What is Love?

Isabella Alden’s son Raymond was fifteen years old when he wrote this sweet poem. It was published in The Pansy magazine in 1888.

(Written in answer to a child who asked what love was.)

Love is—well, what can anyone say?
Love is—Why, darling, think all day
Of all the words that we can say;
And think, and think, and tell me
What love is. Ah! I knew you could not.

Well, love is Jesus; and He is love.
Love is a message, so sweet, from above.
God is love, so the good Book says,
And true love is great and high, always.

What is the best definition given?
Love is a message, a breath from Heaven.
God’s message to lost ones—our Light, our Life.
Love makes all peace where once was strife.
Oh! Let me show you what love can do.

For God so loved the world that he gave
His only begotten Son to save—
Whom do you think? Why, sinners, whom
Justice for justice’s sake would doom!

But then, you look very wise, and say,
Why, God is love, you know, anyway!
Aye, my darling, that is true.
Now let me ask you—What cannot love do?

Welcome, April!

Isabella was surrounded by writers. Her sister, niece, son, and friends all wrote stories, articles and lessons for publication.

Her husband, the Reverend Gustavus Rossenberg Alden—“Ross” for short—was no exception. In addition to writing his Sunday sermons, he wrote many short stories for The Pansy magazine, authored a memoir of stories about his boyhood while growing up in Maine, and (with his brother-in-law Charles Livingston) wrote a series of weekly Bible study lessons.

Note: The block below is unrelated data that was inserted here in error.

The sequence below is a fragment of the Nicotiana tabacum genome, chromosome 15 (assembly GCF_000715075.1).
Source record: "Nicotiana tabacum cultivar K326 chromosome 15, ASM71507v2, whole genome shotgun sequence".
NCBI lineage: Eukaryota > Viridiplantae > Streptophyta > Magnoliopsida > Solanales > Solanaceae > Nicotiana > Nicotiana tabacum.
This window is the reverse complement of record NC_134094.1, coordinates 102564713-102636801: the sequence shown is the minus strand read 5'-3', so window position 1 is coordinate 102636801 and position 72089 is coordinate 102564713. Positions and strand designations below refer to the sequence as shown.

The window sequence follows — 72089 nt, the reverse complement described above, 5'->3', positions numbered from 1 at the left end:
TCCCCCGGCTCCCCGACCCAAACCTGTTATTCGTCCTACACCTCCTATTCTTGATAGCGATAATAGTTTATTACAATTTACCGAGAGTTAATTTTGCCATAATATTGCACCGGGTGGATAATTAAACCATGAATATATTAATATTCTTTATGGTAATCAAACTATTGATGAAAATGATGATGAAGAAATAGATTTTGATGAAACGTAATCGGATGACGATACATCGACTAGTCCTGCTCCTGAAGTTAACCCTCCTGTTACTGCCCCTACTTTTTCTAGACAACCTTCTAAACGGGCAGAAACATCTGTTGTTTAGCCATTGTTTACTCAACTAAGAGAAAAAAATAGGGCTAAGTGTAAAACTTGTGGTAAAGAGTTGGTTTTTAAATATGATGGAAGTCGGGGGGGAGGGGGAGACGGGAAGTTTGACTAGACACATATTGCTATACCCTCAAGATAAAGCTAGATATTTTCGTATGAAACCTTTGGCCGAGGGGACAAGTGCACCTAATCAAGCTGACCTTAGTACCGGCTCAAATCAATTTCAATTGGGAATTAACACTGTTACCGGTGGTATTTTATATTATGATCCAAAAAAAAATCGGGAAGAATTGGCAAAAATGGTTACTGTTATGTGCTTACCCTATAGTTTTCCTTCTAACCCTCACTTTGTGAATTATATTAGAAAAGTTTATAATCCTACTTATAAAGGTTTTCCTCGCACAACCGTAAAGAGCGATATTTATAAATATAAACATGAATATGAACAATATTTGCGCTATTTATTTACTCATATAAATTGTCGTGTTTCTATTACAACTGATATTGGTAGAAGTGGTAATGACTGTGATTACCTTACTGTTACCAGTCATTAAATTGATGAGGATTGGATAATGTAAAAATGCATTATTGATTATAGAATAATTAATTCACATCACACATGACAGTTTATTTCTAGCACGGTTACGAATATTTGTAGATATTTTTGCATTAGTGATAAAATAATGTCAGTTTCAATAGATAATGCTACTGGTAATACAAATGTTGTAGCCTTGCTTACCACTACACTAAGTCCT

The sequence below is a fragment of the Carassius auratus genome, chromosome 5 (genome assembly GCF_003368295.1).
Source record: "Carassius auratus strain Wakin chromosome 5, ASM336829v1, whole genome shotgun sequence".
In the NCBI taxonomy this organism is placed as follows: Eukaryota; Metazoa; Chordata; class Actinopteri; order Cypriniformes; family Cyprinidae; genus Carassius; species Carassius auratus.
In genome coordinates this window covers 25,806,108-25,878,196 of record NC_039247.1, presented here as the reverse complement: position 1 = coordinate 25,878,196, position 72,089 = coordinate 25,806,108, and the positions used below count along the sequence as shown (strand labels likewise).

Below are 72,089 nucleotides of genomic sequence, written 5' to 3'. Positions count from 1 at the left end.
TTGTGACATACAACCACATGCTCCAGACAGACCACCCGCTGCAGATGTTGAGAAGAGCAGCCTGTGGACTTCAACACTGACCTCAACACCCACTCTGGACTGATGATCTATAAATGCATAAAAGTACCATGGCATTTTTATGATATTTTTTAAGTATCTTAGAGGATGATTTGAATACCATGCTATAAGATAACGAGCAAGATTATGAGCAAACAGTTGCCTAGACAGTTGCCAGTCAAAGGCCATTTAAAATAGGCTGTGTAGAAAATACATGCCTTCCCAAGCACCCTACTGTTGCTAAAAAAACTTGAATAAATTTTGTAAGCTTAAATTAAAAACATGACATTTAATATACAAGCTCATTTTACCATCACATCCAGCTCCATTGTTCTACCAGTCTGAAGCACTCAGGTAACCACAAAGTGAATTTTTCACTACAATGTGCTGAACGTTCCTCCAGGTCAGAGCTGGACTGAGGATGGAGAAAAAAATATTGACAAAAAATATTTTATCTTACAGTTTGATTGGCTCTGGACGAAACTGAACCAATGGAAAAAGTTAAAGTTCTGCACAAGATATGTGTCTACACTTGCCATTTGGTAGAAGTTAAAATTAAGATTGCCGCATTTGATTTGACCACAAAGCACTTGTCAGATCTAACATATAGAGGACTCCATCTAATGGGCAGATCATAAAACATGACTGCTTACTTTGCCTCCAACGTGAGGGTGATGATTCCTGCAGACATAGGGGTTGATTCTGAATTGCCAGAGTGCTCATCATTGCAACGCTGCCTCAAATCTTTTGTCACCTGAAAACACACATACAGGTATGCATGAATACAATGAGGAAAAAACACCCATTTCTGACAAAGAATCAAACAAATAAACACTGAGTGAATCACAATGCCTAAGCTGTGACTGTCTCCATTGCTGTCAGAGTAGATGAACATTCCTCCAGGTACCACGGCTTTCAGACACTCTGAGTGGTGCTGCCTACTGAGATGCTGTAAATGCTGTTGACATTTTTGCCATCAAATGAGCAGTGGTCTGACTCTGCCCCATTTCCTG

Ross was also an accomplished poet. He created lovely rhymes about a wide variety of subjects.

Here’s Ross’s poem “April” to help us welcome a new month:

APRIL

O Spring is coming now, don’t you see?
The birds will be followed by the humble bee.

The frogs are singing their evening song,
The lambs are skipping with their dams along,

The buds are out on the pussy-willow tree,
On the bough of the birch sings the chickadee.

The cows come lowing along the lane,
With suppers all ready for us again.

Old Speckle scratches for her chickens ten,
New piggies are squealing in their pen,
From the top of the tree the robin calls,
From the top of the dam the water falls,
And everything to the eye or ear,
Tells to old and young that April is here.